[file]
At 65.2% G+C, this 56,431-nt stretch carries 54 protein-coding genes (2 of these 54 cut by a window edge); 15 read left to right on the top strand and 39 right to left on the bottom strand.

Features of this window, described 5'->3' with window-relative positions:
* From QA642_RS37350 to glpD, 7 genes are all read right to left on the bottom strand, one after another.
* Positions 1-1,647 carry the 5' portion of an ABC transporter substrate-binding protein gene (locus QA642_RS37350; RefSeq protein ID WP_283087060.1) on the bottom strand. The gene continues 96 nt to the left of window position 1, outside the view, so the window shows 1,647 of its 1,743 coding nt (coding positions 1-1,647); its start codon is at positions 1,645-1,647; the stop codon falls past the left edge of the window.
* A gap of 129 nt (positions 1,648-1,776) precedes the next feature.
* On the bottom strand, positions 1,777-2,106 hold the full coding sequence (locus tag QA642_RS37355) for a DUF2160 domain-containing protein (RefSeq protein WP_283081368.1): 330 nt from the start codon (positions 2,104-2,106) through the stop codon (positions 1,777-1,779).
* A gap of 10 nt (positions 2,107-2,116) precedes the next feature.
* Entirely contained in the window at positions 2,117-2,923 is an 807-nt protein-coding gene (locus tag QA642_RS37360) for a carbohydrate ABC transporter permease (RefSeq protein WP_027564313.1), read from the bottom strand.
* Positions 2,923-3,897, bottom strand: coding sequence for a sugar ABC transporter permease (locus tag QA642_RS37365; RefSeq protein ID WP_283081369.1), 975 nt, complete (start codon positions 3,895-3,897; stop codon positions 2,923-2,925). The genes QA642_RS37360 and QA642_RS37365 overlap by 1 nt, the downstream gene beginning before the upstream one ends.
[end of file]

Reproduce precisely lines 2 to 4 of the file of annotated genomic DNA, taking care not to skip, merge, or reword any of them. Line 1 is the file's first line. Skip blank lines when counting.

Features of this window, described 5'->3' with window-relative positions:
* From QA642_RS37350 to glpD, 7 genes are all read right to left on the bottom strand, one after another.
* Positions 1-1,647 carry the 5' portion of an ABC transporter substrate-binding protein gene (locus QA642_RS37350; RefSeq protein ID WP_283087060.1) on the bottom strand. The gene continues 96 nt to the left of window position 1, outside the view, so the window shows 1,647 of its 1,743 coding nt (coding positions 1-1,647); its start codon is at positions 1,645-1,647; the stop codon falls past the left edge of the window.